Fast Track Development for Treatment of HPV-Related Cancer

HPV is best known as the cause of most cervical cancers. But many people don’t realize that it can also be responsible for several other types of cancer.  HPV infection can also lead to anal or vulvar cancer, which are the most common HPV cancers in women besides cervical cancer.  Additionally, men who develop HPV-associated cancer are most commonly diagnosed with oropharyngeal cancer, which affects the head and neck.

Fortunately, there have been some promising developments in the treatment of HPV-related head and neck cancer. Learn more about a new treatment that’s currently under development and why it’s being fast tracked by the FDA.

Potential Treatment for Head and Neck Cancer

A treatment for HPV-related cancer of the head and neck has been in development for some time now. Known as PDS0101 plus Keytruda (pembrolizumab), it’s a novel type 1 interferon and CD8–positive T-cell activating immunotherapy that formulated to address head and neck cancer caused by HPV 16, which is known as one of the most dangerous high-risk HPV types. The treatment is administered via injection under the skin.

Phase 1 Trial

As it’s been studied, PDS0101 has show to be effective and safe in patients who are positive for HPV 16 and have recurrent or metastatic head and neck squamous cell carcinoma (HNSCC). In fact, the Phase 1 trial found that this treatment was able to “induce high levels of active tumor-targeting CD8+ killer T-cells in vivo in circulating blood within 14 days.”

As for side effects, the most common was a low-grade injection site reaction, which typically cleared within 7 to 10 days. After the study, it was found that 80% of evaluable patients experienced clearance of the CIN (lesion regression), while 60% had complete regression, in some cases as quickly as just one to three months after treatment.  These results were especially positive considering that many of the participants in the trial were infected with multiple high-risk HPV genotypes.

Phase 2 Trial

A Phase 2 trial on PDS0101 is currently underway, but the results so far are promising. Preliminary data from the first patients enrolled in the trial showed the following:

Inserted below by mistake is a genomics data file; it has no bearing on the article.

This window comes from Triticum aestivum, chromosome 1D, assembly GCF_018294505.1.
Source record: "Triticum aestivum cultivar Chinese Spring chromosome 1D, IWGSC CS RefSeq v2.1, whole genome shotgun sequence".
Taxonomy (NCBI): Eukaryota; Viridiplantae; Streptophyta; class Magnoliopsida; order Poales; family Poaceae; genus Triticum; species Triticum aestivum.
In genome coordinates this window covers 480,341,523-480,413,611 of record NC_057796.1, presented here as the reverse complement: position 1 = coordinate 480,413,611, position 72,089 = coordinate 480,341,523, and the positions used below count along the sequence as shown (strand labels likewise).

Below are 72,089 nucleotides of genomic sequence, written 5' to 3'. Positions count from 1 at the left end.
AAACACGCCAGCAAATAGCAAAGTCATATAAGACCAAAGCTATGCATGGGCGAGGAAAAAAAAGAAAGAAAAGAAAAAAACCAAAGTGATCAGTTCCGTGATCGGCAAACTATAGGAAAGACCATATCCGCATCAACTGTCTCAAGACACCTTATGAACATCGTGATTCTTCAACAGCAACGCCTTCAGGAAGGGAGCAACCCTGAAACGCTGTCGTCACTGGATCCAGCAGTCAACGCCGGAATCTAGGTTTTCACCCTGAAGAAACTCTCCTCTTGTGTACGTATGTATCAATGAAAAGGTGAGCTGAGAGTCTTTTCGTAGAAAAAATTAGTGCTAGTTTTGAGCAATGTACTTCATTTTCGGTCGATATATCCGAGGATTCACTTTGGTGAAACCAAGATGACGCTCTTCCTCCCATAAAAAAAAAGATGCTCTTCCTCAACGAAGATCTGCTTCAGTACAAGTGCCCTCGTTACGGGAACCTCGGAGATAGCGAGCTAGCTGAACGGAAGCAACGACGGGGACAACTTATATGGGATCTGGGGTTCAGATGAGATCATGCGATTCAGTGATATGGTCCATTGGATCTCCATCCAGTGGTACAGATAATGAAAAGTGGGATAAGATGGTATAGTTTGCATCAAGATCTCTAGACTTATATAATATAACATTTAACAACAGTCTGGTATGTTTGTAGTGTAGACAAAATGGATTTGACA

• 41% response rate in patients with recurrent or metastatic head and neck cancer
  • 5% of patients experienced either disease stabilization or tumor shrinkage
  • 89% of patients were alive at an average of nine months
  • 94% of patients on the trial had no severe side effects after receiving four out of five doses

Why Was PDS0101 Fast Tracked?

The FDA awarded the fast track designation for PDS0101 in June 2022. This status is given when the drug in question will treat a serious condition and has the potential to fill an “unmet medical need.” This means that it will provide a treatment that either does not yet exist or will be potentially better than an available HPV treatment.

For PDS0101, a fast track designation will help to facilitate the development of the treatment and expedite its review so that it can hopefully be offered to the greater public at an earlier date. This may include more frequent FDA meetings to discuss the drug development plan as well as eligibility for priority review and accelerated approval.

As Frank Bedu-Addo, CEO of PDS Biotech, explained in the press release announcing the fast track status, “The HPV-associated head and neck cancer prevalence continues to rise, leaving this affected group with limited treatment options to date. Receiving this designation underscores … the need for a new therapy that may improve outcomes for those with this devastating disease.”